Turning an art deco chest of drawers into a record cabinet
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Some time ago I had a customer contact me with an unusual request. She wanted to do something special for her husband. He had his grandfather’s old chest of drawers and wanted to see if I could turn it into something to store his record collection. She had seen my Map Cabinet and wanted to do something along those lines. I had some ideas but needed to get my hands on the actual chest first.
Overall the chest was in good shape. The frame was solid, just a few of the drawers needed glued up. Before deciding on gluing up drawers I needed a plan. After talking to the customer we decided on a barrister style cabinet, a cabinet that would have slide out storage with lifting doors. I immediately got online to look at D. Lawless Hardware. They had the slides I would need to turn this guy into a barrister style storage.
The first thing to do was strip all the old finish off the chest. I use Soy Gel Stripper for any stripping jobs. It’s non-toxic and safe to use indoors, plus it’s just about the best stripper you can find.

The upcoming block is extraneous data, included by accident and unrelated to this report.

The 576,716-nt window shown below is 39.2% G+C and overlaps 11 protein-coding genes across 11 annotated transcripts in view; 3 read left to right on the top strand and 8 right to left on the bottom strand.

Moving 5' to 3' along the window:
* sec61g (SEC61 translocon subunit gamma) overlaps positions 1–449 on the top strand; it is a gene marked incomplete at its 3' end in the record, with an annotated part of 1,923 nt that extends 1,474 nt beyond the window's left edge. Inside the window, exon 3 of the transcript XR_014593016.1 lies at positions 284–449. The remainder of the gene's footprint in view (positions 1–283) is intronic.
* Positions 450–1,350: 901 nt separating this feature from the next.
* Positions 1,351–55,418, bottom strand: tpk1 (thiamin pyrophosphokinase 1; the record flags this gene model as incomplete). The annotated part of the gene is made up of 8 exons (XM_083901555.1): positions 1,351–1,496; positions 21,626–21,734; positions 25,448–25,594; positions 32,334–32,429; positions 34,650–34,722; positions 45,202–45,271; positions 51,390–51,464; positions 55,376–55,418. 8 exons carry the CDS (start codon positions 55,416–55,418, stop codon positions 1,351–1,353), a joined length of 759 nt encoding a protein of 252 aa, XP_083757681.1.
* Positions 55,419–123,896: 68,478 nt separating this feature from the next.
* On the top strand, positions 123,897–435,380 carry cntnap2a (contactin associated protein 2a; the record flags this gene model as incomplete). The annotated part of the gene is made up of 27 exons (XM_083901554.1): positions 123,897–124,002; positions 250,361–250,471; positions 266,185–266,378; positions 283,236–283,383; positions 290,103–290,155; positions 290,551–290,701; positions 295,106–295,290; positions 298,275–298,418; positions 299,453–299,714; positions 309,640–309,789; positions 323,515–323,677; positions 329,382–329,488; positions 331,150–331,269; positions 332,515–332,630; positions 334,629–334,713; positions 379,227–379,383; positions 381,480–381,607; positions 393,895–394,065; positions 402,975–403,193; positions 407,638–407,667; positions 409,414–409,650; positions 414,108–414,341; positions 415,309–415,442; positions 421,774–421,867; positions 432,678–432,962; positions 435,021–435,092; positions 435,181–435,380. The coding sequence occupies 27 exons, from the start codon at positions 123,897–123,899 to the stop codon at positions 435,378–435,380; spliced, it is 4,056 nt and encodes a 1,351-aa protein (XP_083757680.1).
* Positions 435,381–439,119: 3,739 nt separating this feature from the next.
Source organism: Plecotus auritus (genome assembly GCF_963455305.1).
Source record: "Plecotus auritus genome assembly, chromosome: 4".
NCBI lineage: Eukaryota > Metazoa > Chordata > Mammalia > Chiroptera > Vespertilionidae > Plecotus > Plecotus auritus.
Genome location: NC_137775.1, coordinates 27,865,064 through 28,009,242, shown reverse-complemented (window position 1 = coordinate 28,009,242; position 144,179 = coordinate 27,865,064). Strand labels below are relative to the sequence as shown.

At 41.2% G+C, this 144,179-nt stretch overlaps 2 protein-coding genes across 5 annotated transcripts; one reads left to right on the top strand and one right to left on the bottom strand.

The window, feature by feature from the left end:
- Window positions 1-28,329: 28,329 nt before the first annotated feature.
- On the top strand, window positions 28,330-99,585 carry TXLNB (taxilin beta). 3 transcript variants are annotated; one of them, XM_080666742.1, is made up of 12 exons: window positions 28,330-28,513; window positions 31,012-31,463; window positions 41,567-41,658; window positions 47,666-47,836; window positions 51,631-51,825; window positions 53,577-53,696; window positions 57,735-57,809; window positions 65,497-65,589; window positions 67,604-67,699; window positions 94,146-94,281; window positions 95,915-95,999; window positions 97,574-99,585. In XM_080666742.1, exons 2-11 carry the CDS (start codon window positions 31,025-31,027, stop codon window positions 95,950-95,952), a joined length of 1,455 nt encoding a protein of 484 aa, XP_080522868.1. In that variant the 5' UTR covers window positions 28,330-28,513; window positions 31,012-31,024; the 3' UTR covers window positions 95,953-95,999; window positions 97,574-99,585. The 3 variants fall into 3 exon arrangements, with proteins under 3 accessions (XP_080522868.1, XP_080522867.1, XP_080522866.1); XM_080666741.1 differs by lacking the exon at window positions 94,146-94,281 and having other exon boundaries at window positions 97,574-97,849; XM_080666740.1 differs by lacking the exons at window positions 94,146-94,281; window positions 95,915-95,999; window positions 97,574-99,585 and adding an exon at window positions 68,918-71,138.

I removed all the drawers and started the process of taking apart the chest. I had to build a support rail that would not only hold the weight of the drawers but also allow for the slides to be mounted underneath.
I also had to dismantle the drawers themselves. They needed a higher back and sides with a shorter front panel. I removed the existing drawer fronts to use as the lift up doors, while cutting new drawer fronts out of plywood.
I had to plane the edges of each drawer to get a flat edge before gluing and clamping together to make two doors. I also had to plane down the sides to make sure they were all flush.
After installing the slides, I used soft close hinges for both the top and the bottom drawers.
After making some adjustments to each door and checking for clearance for the drawers I used a few records of my own to test.
The original chest had not been stained, just shellac that had aged over time. It had several years of exposure to UV and age in general that had turned the finish very dark. You would have thought the chest was one solid dark color. After I had stripped it, the natural colors of the walnut, maple and bamboo trim came out. It was pretty cool and reminded me of an old jukebox, which was pretty fitting for this job. The only problem was some of the darker walnut had discolored over time and needed to be evened out. I taped off the lighter areas of the maple and bamboo before mixing stains to match the color.
After touching up any areas that may have bleed through the tape or I missed, I finished with several coats of Old Master’s Polyurethane.
I kept the original wooden hardware to use as the handles for the new doors. One last check of the storage with a few records was made before it was delivered to a happy customer.